Receiving regular testing; managing weight, blood pressure and blood sugar; quitting smoking; exercising; eating a healthy diet and taking pain medications in moderation all contribute to kidney health. Each day, kidneys take two liters of water, toxins and wastes from about 200 liters of blood, according to Fox News.
Kidney damage often takes place over time, which means that symptoms can present themselves so slowly that the patient may not notice them until kidney failure has set in. Each time a patient gets a yearly physical, testing urine for albumin, a protein that marks kidney damage, and testing blood for creatinine, a waste product that the kidney should filter out, provides an idea of how well the kidneys are performing their task of filtering, as stated by Fox News.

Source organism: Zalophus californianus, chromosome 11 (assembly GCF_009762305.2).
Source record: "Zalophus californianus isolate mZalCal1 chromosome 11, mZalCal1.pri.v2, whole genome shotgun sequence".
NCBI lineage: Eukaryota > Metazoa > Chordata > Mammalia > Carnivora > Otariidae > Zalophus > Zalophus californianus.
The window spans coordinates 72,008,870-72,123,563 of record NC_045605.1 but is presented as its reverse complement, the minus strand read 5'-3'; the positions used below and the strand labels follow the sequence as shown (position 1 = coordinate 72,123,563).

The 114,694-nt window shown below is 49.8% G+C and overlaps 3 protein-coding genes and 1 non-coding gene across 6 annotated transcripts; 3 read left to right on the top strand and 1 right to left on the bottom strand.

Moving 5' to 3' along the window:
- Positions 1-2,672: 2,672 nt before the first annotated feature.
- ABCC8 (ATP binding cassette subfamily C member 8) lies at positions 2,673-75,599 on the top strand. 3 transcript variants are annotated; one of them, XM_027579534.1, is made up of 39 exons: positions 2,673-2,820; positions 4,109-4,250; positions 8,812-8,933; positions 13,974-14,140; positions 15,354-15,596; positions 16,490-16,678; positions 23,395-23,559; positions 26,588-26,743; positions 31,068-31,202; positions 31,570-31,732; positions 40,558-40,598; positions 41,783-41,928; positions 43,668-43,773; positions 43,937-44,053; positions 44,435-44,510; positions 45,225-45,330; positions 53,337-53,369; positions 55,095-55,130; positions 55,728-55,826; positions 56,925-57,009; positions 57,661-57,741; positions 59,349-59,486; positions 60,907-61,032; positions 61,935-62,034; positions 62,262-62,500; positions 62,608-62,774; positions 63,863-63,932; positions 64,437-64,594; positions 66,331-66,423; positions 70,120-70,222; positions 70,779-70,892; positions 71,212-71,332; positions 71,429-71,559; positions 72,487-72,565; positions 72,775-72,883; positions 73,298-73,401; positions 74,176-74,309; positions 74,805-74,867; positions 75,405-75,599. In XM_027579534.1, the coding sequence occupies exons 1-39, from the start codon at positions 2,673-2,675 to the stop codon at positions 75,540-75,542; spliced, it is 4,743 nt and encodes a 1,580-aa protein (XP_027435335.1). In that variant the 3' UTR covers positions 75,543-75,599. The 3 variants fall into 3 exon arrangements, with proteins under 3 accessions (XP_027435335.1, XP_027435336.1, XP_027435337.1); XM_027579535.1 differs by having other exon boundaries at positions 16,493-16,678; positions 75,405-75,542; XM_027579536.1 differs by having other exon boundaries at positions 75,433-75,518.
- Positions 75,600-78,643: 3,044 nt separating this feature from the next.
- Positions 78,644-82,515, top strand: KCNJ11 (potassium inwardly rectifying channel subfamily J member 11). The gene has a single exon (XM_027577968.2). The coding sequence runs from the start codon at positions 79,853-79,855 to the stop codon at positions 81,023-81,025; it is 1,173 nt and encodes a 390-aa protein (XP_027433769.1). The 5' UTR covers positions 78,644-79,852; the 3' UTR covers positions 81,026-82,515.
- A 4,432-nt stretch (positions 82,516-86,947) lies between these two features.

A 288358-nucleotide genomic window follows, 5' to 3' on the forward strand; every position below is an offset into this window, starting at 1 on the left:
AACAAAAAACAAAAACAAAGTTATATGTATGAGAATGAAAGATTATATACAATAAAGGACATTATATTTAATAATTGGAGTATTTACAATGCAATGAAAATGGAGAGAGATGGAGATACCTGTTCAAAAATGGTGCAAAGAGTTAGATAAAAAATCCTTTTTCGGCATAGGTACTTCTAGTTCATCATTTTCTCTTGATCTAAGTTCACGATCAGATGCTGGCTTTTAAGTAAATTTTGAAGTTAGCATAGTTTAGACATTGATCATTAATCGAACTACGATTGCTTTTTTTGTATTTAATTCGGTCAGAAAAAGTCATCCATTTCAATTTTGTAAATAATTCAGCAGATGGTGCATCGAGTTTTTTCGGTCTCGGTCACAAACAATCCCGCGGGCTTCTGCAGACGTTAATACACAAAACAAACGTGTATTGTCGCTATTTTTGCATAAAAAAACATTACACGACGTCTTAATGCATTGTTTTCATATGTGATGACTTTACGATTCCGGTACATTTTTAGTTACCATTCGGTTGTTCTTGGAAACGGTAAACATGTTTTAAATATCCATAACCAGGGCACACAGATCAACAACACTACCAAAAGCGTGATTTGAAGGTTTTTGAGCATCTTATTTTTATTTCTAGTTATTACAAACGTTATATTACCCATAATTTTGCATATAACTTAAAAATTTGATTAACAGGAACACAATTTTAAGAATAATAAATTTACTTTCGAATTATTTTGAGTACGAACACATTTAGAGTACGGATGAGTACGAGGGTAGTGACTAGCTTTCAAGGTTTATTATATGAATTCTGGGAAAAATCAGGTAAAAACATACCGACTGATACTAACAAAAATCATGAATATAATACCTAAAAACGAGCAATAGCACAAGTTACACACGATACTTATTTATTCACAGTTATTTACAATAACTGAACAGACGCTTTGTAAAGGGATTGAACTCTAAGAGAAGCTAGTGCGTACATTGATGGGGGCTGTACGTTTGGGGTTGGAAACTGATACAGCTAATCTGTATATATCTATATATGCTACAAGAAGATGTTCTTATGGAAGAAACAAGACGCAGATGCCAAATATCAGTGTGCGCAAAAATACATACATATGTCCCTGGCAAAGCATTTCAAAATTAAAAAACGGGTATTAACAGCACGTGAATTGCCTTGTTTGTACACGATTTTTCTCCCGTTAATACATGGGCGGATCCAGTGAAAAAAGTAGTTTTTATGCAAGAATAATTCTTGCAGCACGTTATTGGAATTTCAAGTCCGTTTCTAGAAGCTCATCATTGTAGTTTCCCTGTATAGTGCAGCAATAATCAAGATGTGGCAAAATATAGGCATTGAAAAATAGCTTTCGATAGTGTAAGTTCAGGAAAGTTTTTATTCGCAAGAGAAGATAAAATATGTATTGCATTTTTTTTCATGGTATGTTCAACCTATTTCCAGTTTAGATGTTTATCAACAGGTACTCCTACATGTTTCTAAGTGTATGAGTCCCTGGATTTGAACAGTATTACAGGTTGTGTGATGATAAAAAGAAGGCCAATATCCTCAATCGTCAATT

Diabetes and high blood pressure are the two main causes of kidney disease. Even a pre-diabetic, with elevated blood sugar levels, and someone with slightly elevated blood pressure can damage the kidneys over time, making management of these conditions crucial. Keeping weight at a healthy level keeps the kidneys from having to work as hard filtering out wastes or dealing with the metabolic load of a higher mass, notes Fox News.
Smoking exacerbates kidney disease and other conditions that harm the kidneys, such as high blood pressure and diabetes. Exercising regularly and making healthy nutritional choices cuts the danger of kidney disease as well. People taking medications are relying on the kidneys to filter those chemicals out of the body. Excessive use of naproxen and ibuprofen can harm the kidneys, states Fox News.